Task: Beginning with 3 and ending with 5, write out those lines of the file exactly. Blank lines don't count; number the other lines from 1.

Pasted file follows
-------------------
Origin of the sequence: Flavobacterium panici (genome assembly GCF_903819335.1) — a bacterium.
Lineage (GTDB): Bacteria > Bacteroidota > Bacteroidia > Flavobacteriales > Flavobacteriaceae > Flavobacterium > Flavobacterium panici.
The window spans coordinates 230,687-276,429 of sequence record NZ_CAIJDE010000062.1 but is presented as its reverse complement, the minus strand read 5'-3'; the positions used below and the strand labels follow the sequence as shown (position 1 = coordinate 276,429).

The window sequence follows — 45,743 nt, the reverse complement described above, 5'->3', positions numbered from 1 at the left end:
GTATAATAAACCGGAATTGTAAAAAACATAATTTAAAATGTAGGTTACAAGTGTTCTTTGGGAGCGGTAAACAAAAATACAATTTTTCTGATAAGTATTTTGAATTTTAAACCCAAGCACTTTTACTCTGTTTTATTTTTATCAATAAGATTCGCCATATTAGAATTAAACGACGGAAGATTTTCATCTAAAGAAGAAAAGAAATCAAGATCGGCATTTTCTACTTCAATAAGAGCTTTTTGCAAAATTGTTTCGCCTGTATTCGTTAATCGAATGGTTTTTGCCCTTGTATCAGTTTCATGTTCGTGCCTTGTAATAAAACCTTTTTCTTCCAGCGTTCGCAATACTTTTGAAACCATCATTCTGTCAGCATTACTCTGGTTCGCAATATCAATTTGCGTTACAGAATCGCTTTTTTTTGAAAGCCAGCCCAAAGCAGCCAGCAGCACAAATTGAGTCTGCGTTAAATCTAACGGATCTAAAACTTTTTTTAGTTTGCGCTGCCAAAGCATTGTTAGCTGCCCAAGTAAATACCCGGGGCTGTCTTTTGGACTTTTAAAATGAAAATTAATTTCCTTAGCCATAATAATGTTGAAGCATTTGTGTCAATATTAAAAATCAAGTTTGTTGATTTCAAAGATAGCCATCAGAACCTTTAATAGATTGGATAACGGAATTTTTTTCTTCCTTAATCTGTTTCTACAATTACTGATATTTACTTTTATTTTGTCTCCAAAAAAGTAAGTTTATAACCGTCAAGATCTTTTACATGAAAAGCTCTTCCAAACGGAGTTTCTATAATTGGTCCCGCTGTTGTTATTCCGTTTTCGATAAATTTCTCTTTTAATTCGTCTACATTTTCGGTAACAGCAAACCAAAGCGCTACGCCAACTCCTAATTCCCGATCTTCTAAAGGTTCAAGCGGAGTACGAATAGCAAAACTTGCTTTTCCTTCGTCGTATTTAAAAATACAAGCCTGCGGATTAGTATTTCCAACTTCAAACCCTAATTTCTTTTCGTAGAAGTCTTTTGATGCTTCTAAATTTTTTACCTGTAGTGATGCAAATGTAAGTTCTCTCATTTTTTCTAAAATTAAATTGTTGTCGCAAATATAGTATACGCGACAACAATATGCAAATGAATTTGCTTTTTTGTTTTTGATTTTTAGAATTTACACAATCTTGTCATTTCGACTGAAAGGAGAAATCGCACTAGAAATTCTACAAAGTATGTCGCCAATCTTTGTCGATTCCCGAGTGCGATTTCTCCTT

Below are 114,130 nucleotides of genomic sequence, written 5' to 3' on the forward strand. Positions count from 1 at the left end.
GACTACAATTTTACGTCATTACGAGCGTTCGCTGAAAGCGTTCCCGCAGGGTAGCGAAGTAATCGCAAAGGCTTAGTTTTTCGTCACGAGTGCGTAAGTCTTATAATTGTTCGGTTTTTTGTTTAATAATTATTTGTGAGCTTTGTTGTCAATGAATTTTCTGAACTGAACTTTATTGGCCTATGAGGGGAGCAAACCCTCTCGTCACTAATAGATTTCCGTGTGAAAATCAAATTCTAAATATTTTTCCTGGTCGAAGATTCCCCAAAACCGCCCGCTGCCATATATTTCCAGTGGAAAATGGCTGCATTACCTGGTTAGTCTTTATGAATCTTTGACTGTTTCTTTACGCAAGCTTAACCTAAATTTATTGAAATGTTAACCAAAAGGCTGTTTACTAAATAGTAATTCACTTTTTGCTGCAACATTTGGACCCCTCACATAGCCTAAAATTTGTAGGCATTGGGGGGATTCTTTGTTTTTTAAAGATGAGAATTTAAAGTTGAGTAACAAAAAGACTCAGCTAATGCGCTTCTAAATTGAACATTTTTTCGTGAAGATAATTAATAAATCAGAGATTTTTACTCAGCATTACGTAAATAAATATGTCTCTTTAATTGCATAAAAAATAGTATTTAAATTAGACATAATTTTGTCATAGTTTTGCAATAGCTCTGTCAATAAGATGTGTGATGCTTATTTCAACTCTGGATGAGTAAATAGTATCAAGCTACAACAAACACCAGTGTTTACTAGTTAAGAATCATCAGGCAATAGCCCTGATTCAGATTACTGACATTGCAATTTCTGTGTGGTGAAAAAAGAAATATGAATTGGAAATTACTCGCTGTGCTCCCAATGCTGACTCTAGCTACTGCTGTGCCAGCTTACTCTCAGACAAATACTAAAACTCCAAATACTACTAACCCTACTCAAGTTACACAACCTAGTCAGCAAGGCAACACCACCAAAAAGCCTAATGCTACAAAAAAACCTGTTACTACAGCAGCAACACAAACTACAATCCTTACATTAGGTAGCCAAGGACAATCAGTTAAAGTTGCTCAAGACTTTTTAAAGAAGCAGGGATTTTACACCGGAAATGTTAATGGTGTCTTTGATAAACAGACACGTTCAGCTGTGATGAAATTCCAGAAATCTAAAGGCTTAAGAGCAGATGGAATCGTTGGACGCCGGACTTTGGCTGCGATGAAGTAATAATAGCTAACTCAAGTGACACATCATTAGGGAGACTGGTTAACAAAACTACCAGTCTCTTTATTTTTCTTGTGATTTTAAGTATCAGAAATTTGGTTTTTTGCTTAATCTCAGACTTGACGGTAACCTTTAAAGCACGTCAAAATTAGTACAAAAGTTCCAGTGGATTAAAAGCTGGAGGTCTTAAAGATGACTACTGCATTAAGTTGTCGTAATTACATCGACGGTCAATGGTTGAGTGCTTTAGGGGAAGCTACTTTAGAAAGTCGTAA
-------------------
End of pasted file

The window spans coordinates 230,687-276,429 of sequence record NZ_CAIJDE010000062.1 but is presented as its reverse complement, the minus strand read 5'-3'; the positions used below and the strand labels follow the sequence as shown (position 1 = coordinate 276,429).

The window sequence follows — 45,743 nt, the reverse complement described above, 5'->3', positions numbered from 1 at the left end:
GTATAATAAACCGGAATTGTAAAAAACATAATTTAAAATGTAGGTTACAAGTGTTCTTTGGGAGCGGTAAACAAAAATACAATTTTTCTGATAAGTATTTTGAATTTTAAACCCAAGCACTTTTACTCTGTTTTATTTTTATCAATAAGATTCGCCATATTAGAATTAAACGACGGAAGATTTTCATCTAAAGAAGAAAAGAAATCAAGATCGGCATTTTCTACTTCAATAAGAGCTTTTTGCAAAATTGTTTCGCCTGTATTCGTTAATCGAATGGTTTTTGCCCTTGTATCAGTTTCATGTTCGTGCCTTGTAATAAAACCTTTTTCTTCCAGCGTTCGCAATACTTTTGAAACCATCATTCTGTCAGCATTACTCTGGTTCGCAATATCAATTTGCGTTACAGAATCGCTTTTTTTTGAAAGCCAGCCCAAAGCAGCCAGCAGCACAAATTGAGTCTGCGTTAAATCTAACGGATCTAAAACTTTTTTTAGTTTGCGCTGCCAAAGCATTGTTAGCTGCCCAAGTAAATACCCGGGGCTGTCTTTTGGACTTTTAAAATGAAAATTAATTTCCTTAGCCATAATAATGTTGAAGCATTTGTGTCAATATTAAAAATCAAGTTTGTTGATTTCAAAGATAGCCATCAGAACCTTTAATAGATTGGATAACGGAATTTTTTTCTTCCTTAATCTGTTTCTACAATTACTGATATTTACTTTTATTTTGTCTCCAAAAAAGTAAGTTTATAACCGTCAAGATCTTTTACATGAAAAGCTCTTCCAAACGGAGTTTCTATAATTGGTCCCGCTGTTGTTATTCCGTTTTCGATAAATTTCTCTTTTAATTCGTCTACATTTTCGGTAACAGCAAACCAAAGCGCTACGCCAACTCCTAATTCCCGATCTTCTAAAGGTTCAAGCGGAGTACGAATAGCAAAACTTGCTTTTCCTTCGTCGTATTTAAAAATACAAGCCTGCGGATTAGTATTTCCAACTTCAAACCCTAATTTCTTTTCGTAGAAGTCTTTTGATGCTTCTAAATTTTTTACCTGTAGTGATGCAAATGTAAGTTCTCTCATTTTTTCTAAAATTAAATTGTTGTCGCAAATATAGTATACGCGACAACAATATGCAAATGAATTTGCTTTTTTGTTTTTGATTTTTAGAATTTACACAATCTTGTCATTTCGACTGAAAGGAGAAATCGCACTAGAAATTCTACAAAGTATGTCGCCAATCTTTGTCGATTCCCGAGTGCGATTTCTCCTT